Sabine Scene: April 2011

Sabine Scene: April 2011
David Laman's oversized red ate a 5-inch Assassin Shad.
With boat shows and freezing weather pretty much in the rear view, it has been business as usual on Sabine. It costs us a heck of a lot more to get where we are going than it did this time last year, but once we are there the catching has been good.

Because the most coveted trout of the year failed to show up on the shallow flats with any consistency all winter long, we are all hoping that they are simply late and that this will be the month. It wasn't that they were not on the flats, but more a case of them spending very little time in the skinnier water due to the incredible numbers of redfish that simply crowded them out.

The few big trout we have caught were taken in five to six feet of water and that pretty much excluded our better wading areas. We just could not eliminate enough pieces of the puzzle to warrant spending most of the day hunting trophy trout in a hundred-plus square miles of water with an average depth of seven feet!

The redfish are not going anywhere and they have been a blessing in their own right, but the difference this month lies in the fact that the larger trout will start relating to hard structure in that deeper water. Isolated shell pads, small clam shell reefs, the major oyster reefs on the south end of the lake and the revetment walls will eliminate a lot of wasted casting for trout fishermen.

I would not be at all surprised if we have the best couple of months we have had in years on the Causeway reefs. The water is in great shape with good salinity levels and there is shell from two to twenty-two feet deep. Even the lightest incoming tides usher in shrimp from the Gulf and the fish are right behind them.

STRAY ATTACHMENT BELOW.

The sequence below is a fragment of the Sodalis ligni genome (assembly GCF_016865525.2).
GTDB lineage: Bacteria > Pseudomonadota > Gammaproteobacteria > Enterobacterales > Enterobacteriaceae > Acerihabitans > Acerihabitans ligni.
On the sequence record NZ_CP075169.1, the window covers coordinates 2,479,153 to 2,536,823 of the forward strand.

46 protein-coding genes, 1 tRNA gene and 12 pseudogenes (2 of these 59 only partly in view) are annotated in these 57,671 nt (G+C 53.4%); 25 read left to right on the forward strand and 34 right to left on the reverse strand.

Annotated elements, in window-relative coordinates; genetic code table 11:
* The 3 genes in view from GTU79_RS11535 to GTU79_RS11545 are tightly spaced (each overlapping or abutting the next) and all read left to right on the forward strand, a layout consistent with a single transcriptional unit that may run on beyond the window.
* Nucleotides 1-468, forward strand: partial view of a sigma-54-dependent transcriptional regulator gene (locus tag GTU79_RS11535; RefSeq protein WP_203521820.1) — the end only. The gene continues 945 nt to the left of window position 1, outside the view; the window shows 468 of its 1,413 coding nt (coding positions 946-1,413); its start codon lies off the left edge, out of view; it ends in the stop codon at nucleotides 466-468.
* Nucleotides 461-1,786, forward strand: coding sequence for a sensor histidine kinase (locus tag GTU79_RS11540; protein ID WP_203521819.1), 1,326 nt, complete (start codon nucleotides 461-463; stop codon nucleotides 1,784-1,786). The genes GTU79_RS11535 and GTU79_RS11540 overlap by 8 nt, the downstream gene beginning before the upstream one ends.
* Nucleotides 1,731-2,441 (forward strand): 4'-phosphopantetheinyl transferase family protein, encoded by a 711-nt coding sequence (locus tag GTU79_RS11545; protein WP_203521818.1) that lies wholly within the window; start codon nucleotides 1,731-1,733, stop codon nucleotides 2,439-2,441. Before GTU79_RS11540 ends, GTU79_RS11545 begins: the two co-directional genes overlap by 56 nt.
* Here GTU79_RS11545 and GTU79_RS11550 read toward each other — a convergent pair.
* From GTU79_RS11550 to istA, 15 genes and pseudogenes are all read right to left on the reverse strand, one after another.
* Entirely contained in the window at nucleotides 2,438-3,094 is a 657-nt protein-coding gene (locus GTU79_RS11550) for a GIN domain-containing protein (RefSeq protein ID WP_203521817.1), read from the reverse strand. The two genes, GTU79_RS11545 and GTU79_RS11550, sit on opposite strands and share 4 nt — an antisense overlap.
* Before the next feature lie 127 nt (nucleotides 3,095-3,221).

This area gained notoriety years ago not only because of the size of the trout, but the manner in which local anglers chose to dissect it. For years everyone employed the same technique eventually termed "dredging." It is simply a matter of getting a plastic tail on the bottom and dragging it over the shell on extended drifts.

That technique still works, but more innovative anglers have since discovered that everything from a She Dog to a Catch V will work just as well fished over the shallower shell lining both the east and west shorelines. I have made a living this winter swimming bulked up paddle tail plastics like Assassin's Die Dapper and TTF's Flats Minnow XL over the shallow flats on the north end and I cannot wait to try them over this deeper shell.

A huge mistake many visitors to Sabine make this time of the year is overlooking the potential of the ICW on the north end of the lake. While the trout on the south end ride out cold weather and freshwater in the ship channel, the trout on the north end are only a short swim from deeper water as well.

As the water continues to warm, the fish will move up on the shallow flats south of the islands and feed on a much more frequent basis. When that happens, any scattered shell as well as the revetment walls will hold fish all day long. It is probably only because we choose to throw them more often, but we catch most of our larger trout fishing early and late with MirrOdine XL's, Catch V's and Corkys.

Once the fish start frequenting the revetment walls you can add the Catch 2000 and Swimming Image to the mix. Tails can be equally deadly, but there is something about watching a big trout do its thing nearer the surface!

I have found that the five inch paddletails mentioned earlier perform much better when I swim them on a 1/16 or 1/8 ounce Pro Elite head, but we have caught a world of fish this winter fishing them under a Kwik Cork as well. The same lighter heads enable the tail to drift down more erratically after each pop and that usually seals the deal.

If the shrimp show up earlier than usual, you will catch better numbers by downsizing to the smaller Sea Shad or Flats Minnow even when fishing them under a cork. The four inch versions also work much better for me when fishing the drains and flooded Roseau for flounder. You are still going to have to fish your way through the redfish when targeting flounder, but I can think of worse problems.

It has been brought to my attention more than once that I seldom if ever report on the fishing south of the Causeway, but I don't feel qualified to do that. I have no doubt that the fishing down there is far more consistent and diversified than it is in the lake and rivers combined, but I lost my soul on the north end forty years ago and the magic is still there for me.

Take no day for granted and keep the fun in your fishing!